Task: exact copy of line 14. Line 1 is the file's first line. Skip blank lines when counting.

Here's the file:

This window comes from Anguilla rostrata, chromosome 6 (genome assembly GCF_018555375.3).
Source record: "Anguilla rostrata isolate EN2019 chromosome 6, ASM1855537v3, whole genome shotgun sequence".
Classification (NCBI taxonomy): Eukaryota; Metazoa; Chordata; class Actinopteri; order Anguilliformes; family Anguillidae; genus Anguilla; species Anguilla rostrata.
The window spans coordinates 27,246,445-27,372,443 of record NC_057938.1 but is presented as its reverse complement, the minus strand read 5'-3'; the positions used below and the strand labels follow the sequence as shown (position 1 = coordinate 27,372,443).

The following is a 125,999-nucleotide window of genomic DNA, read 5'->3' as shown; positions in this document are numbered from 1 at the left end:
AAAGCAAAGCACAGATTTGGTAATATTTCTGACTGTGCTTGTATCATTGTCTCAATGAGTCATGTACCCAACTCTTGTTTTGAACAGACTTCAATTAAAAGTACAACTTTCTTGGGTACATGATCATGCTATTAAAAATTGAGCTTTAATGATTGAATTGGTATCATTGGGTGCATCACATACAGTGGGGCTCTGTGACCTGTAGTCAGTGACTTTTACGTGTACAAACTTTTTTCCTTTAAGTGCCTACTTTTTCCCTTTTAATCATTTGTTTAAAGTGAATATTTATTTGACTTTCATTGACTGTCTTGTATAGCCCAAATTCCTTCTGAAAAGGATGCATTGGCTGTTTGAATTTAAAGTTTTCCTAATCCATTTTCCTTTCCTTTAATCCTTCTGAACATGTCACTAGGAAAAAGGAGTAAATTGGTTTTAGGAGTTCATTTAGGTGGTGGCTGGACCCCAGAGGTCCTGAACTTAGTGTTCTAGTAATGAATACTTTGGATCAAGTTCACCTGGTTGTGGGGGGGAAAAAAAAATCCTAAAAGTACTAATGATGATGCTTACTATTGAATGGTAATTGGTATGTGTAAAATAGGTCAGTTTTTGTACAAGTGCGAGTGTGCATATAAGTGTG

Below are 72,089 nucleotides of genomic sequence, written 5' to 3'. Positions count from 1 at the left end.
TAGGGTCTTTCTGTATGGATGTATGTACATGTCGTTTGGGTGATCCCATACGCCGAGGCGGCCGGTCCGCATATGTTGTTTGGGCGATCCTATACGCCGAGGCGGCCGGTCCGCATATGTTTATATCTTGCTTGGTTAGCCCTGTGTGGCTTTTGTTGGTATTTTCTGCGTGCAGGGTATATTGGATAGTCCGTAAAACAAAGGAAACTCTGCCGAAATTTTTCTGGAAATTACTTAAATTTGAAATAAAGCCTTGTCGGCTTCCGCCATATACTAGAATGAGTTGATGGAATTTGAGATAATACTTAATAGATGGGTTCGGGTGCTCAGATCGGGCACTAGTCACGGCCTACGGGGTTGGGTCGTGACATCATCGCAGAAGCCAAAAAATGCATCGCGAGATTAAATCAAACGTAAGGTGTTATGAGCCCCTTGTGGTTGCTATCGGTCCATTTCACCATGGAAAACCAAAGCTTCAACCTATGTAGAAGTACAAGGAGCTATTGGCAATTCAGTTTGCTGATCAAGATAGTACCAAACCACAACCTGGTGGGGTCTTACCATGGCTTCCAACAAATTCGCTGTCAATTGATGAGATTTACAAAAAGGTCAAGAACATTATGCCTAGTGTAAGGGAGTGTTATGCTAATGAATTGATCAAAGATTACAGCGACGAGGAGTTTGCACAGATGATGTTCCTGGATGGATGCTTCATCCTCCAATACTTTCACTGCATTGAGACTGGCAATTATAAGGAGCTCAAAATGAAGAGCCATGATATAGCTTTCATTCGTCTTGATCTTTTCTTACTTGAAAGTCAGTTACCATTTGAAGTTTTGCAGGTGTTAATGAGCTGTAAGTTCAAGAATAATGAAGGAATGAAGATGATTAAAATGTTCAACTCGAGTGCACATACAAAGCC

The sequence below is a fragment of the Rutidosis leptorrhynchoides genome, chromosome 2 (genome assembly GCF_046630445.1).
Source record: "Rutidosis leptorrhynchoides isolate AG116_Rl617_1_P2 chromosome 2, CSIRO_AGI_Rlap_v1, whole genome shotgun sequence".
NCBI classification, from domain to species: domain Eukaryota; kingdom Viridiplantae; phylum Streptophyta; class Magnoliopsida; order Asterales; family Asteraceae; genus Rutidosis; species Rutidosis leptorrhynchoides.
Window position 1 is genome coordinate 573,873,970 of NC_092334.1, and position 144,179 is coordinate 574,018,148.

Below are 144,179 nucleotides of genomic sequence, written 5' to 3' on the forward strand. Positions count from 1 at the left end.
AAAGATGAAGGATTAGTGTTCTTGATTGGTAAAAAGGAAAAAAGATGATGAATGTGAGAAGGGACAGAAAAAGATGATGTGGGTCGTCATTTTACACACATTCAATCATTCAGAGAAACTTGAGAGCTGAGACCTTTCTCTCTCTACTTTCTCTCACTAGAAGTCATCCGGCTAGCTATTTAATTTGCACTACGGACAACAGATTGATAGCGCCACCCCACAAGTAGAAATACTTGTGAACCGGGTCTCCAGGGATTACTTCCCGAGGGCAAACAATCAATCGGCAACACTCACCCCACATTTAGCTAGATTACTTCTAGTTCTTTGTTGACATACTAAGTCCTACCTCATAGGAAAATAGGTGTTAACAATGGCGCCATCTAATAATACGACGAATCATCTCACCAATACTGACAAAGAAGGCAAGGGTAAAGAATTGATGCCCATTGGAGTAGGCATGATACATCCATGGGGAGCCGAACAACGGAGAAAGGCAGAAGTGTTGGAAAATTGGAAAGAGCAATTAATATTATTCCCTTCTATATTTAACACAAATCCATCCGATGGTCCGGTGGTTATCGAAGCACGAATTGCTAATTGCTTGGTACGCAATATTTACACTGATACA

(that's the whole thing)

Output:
AAAGATGAAGGATTAGTGTTCTTGATTGGTAAAAAGGAAAAAAGATGATGAATGTGAGAAGGGACAGAAAAAGATGATGTGGGTCGTCATTTTACACACATTCAATCATTCAGAGAAACTTGAGAGCTGAGACCTTTCTCTCTCTACTTTCTCTCACTAGAAGTCATCCGGCTAGCTATTTAATTTGCACTACGGACAACAGATTGATAGCGCCACCCCACAAGTAGAAATACTTGTGAACCGGGTCTCCAGGGATTACTTCCCGAGGGCAAACAATCAATCGGCAACACTCACCCCACATTTAGCTAGATTACTTCTAGTTCTTTGTTGACATACTAAGTCCTACCTCATAGGAAAATAGGTGTTAACAATGGCGCCATCTAATAATACGACGAATCATCTCACCAATACTGACAAAGAAGGCAAGGGTAAAGAATTGATGCCCATTGGAGTAGGCATGATACATCCATGGGGAGCCGAACAACGGAGAAAGGCAGAAGTGTTGGAAAATTGGAAAGAGCAATTAATATTATTCCCTTCTATATTTAACACAAATCCATCCGATGGTCCGGTGGTTATCGAAGCACGAATTGCTAATTGCTTGGTACGCAATATTTACACTGATACA